It ought not to be sported with.



In the second place, we are to confider those who have mistaken notions of honour. And these are such as establish any thing to themselves for a point of honour which is con. trary either to the laws of God or of their country ; who think it more honourable to revenge than to forgive an injury ; who make no scruple of telling a lie, but would put any man to death that accuses them of it ; who are more careful to guard their reputation by their courage than by their virtue. True fortitude is indeed so becoming in human nature, that he who wants it scarce deferves the name of a man; but w find several who so much abuse this notion, that they place the whole idea of honour in a kind of brutal scourage ; by which means we have had many among us who

have called themselves men of honour, that would have been a disgrace to a gibbet. In a word, the man who facrifices any duty of a reasonable creature to a prevailing mode or fashion, who looks upon any thing as honourable that is displeasing to his Maker, or destructive to society, who thinks himself obliged by this principle to the practice of some virtues and not of others, is by no means to be reckoned among true men of honour.

Timogenes was a lively instance of one actuated by false honour. Timogenes would smile at a man's Jest who ridi. culed his Maker, and at the same time run a man through the body that spoke ill of his friend. Timogenes would have scorned to have betrayed a secret, that was intrusted with him, though the fate of his country depended upon the discovery of it. Timogenes took away the life of a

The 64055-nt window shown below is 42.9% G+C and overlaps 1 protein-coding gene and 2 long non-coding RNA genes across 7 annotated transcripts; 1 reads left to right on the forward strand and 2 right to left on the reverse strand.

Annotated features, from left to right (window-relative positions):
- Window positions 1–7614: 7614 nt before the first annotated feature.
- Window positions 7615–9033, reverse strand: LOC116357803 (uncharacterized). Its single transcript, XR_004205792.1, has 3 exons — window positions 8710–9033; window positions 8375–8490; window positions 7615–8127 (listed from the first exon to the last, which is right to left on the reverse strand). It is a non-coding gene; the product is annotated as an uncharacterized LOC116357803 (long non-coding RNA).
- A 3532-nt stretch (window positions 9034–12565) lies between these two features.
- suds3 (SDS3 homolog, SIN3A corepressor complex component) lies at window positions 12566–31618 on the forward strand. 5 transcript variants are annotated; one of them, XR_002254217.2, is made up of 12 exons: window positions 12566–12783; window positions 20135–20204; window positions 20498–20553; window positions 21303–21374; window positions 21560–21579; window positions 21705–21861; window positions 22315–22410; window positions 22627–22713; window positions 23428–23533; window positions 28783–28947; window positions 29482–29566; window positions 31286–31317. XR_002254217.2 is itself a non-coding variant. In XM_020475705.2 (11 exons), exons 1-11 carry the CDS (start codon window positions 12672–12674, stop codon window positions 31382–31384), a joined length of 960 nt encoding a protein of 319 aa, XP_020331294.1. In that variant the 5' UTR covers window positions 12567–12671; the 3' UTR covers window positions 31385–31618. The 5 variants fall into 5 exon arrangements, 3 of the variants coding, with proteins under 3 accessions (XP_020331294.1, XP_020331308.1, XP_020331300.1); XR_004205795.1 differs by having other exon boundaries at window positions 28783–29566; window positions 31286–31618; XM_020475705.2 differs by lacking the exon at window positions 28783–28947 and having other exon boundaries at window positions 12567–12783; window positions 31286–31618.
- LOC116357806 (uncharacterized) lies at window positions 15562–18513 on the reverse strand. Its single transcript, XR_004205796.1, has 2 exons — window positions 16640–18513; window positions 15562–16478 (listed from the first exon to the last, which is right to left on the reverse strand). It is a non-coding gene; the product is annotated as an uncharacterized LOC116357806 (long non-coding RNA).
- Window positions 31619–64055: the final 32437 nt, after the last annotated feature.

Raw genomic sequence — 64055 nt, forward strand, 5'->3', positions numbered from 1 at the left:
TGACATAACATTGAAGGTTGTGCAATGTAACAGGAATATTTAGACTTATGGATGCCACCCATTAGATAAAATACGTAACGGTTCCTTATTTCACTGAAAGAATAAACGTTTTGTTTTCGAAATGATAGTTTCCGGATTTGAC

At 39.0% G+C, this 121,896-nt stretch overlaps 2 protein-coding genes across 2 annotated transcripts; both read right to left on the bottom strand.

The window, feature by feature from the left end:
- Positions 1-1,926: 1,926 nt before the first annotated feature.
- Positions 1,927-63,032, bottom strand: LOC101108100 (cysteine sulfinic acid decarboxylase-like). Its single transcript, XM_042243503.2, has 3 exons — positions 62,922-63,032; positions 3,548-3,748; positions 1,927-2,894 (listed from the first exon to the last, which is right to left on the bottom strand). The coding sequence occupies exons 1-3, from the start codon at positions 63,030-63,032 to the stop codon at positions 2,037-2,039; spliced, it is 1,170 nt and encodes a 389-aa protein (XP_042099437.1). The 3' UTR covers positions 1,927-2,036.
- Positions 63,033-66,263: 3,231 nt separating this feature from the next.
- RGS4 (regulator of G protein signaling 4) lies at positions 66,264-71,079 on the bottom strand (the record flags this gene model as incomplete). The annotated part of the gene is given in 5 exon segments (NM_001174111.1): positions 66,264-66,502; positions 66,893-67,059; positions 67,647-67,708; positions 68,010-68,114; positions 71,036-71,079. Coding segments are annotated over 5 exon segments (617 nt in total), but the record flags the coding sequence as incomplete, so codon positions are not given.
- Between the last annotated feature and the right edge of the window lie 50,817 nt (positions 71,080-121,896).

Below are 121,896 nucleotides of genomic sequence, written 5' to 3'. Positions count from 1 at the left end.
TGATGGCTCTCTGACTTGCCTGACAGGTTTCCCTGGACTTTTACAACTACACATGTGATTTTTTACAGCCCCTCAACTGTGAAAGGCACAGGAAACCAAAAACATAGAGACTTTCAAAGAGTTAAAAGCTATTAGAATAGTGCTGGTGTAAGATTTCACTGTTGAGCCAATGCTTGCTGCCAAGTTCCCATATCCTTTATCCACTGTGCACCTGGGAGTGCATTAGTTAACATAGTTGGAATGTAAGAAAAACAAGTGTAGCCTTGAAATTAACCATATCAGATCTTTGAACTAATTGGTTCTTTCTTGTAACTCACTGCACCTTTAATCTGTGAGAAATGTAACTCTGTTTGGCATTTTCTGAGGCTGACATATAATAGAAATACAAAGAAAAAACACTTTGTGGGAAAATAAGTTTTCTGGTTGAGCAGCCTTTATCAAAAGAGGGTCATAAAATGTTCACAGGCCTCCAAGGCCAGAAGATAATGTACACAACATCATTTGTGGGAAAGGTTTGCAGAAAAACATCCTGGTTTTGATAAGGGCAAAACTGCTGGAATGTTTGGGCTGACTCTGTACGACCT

a young

fel. low in a duel, for having spoke ill of Belinda, a lady whom he himself had seduced in her youth, and betrayed into want and ignominy. To close bis character, Timogenes, after having ruined several poor tradesmen's families who had trufted him, fold his estate to satisfy his creditors ; but, like a man of honour, disposed of all the money he could make of it, in the paying of his play-debts, or, to speak in his own language, his debts of honour.

In the third place, we are to confider those perfons, who treat this principle as chimerical, and turn it into ridicule. Men who are professedly of no honour, are of a more profligate and abandoned nature than even those who are actuated by false notions of it, as there is more hope of a heretic than of an atheist. These fons of infamy consider honour with old Syphax, in the play before mentioned, as a fine imaginary notion that leads aftray young unexperienced men, and draws them into real mischiefs, while they are engaged

in the pursuits of a shadow. These are generally persons who, in Shakspeare's phrafe, “ are worn and hackneyed in the ways of men ;" whose imaginations are grown callous, and have lost all those delicate sentiments, which are natural to minds that are innocent and undepraved. Such old battered miscreants ridicule every thing as romantic that comes in competition with present their interest, and treat those person as vifionaries, who dare stand up in a corrupt age, for what has not its immediate reward joined to it. The talents, intereft, or experience of such men, make them very often useful in all parties, and at all times. But what. ever wealth and dignities they may arrive at, they ought to consider, that every one stands as a blot in the annals of his country, who arrive at the temple of honour by any other way than through that of virtue.





OOD humour may be defined a habit of being pleased ;

a constant and perennial softness of manner, easiness of approach, and suavity of disposition ; like that which every man perceives in himself, when the first transports of new felicity have subsided, and his thoughts are only kept in motion by a slow succession of soft impulses, Good humour is a ftate between gaiety and unconcern; the act or emanation of a mind at leasure to regard the gratification of another.

It is imagined by many, that whenever they aspire to please, they are required to be merry, and to thew the gladness of their fouls by flights and pleasantry, and bursts of